Do Entrepreneurs Really Think Differently?

Barbara Siegel

Sunday, April 27, 2014

Are they risk takers?  Is an entrepreneur a non-conformist, creative thinker or leader?  If you answered “all of the above and more” you have an appreciation for the tremendous confidence, talent and resources that it takes to be a successful contemporary entrepreneur.

In a volatile global economy while most professionals are heading to the safety and opportunities of large corporations better able to weather fiscal adversities, the intrepid entrepreneur creates independent opportunity.  It is a high risk career path but for many, it is both rewarding and stimulating not just for the entrepreneur but also for the domestic economy.

Despite fewer investment resources and cooperative lending available for entrepreneurs, new businesses or home based enterprises represented 69% of new business development in the United States in 2012, according to an article published in Forbes “U.S. Entrepreneurship Hits Record High” [May 2013].  A survey at the time revealed that more than 43% of Americans felt that they had the skills and motivation to start a small business.

What is the skillset and personality composition of the average entrepreneur?  What makes them succeed (or keep trying) where others are not willing to attempt owning and managing a private business venture?

A Penchant for Risk and Adversity

One of the key components about the personality of an entrepreneur (according to researchers) appears to be an embrace of and taste for risk and adversity.   Many entrepreneurs leave stable, full time employment to attempt to be partially or fully self-employed.  It is a high stakes game (particularly if the entrepreneur has obligations and family responsibilities) but the payoff is worth the concern and risk.   And they do it fully intending to succeed.

Nimble Strategic Thinking Skills

Have you ever been stuck on an idea or convinced you were right?  It is human nature to stand behind the ideas and champion concepts that we are comfortable with.  The difference is that entrepreneurs are not necessarily committed to all their ideas in the same manner.  While they may have passion and ambition for their business concept, if they are ‘wrong’ they are able to quickly change direction strategically and improvise a new resolution.   That ability allows the typical entrepreneur to troubleshoot and move through obstacles more efficiently.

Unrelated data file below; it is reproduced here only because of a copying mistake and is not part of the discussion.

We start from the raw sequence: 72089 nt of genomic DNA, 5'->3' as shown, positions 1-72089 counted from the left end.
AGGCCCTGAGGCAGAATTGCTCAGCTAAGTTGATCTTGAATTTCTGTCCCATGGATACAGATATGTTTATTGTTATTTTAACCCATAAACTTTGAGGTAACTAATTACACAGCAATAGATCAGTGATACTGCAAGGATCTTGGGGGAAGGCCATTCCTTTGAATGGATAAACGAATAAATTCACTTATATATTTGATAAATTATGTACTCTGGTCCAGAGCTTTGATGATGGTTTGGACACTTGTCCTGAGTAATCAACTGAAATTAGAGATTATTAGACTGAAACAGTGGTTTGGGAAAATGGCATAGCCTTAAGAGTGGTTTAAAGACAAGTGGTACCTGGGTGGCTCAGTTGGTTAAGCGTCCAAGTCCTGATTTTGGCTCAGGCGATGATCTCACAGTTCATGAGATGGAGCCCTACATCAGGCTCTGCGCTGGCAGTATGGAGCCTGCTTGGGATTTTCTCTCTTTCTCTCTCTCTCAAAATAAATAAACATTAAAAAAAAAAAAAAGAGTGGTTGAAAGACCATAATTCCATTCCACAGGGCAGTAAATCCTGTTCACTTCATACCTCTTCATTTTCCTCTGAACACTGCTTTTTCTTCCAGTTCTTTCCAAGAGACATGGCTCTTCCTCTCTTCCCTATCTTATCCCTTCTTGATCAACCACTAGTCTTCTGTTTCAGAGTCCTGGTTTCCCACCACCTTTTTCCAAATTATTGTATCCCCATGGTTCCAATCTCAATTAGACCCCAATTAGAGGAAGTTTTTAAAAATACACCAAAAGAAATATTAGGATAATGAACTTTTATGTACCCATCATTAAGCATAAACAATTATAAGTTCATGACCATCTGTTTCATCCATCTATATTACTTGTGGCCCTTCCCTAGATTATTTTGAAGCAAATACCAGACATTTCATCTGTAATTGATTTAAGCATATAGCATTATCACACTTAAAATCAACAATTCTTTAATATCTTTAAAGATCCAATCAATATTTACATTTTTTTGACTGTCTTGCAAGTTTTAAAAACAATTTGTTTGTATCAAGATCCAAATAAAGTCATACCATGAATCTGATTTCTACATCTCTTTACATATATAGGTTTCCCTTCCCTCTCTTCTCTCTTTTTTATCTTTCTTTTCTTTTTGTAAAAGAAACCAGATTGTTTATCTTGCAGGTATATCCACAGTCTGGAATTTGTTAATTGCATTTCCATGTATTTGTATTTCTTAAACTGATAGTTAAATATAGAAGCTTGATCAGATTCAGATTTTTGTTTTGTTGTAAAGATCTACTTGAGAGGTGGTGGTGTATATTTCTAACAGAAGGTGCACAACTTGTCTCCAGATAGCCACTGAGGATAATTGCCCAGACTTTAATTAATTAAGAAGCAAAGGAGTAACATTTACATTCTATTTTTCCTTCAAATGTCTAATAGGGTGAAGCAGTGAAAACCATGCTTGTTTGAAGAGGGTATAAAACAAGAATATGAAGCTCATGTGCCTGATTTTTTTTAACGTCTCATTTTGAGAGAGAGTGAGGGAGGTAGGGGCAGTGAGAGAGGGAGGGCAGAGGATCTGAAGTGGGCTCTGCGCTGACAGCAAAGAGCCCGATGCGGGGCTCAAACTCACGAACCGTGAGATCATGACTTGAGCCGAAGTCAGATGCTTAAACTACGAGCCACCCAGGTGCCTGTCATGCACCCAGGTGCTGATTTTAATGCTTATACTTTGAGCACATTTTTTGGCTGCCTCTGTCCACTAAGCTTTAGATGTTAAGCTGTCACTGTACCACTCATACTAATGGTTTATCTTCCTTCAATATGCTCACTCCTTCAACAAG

Conquering the Fear of Failure

According to Carol Tice, the co-author of “How They Started: How 25 Good Ideas Became Great Companies” one key characteristic that most successful entrepreneurs share is a lack of fear when it comes to failure.   Coined by many successful business leaders including Coca-Cola CEO Neville Isdell, the term “fail faster” applies.  When it becomes clear that the decision or direction is wrong, an entrepreneur will plot a new course looking for the correct one.  They also eagerly adopt a healthy attitude of learning through trial, error and mistakes.

What we can learn from all entrepreneurs (whether they are fast rising or attempting to launch) is that creative thinking and confidence go a long way to supporting success in any endeavor.  Adopt those critical strategic learning and management skills through the expertise of our faculty of recognized business leaders.

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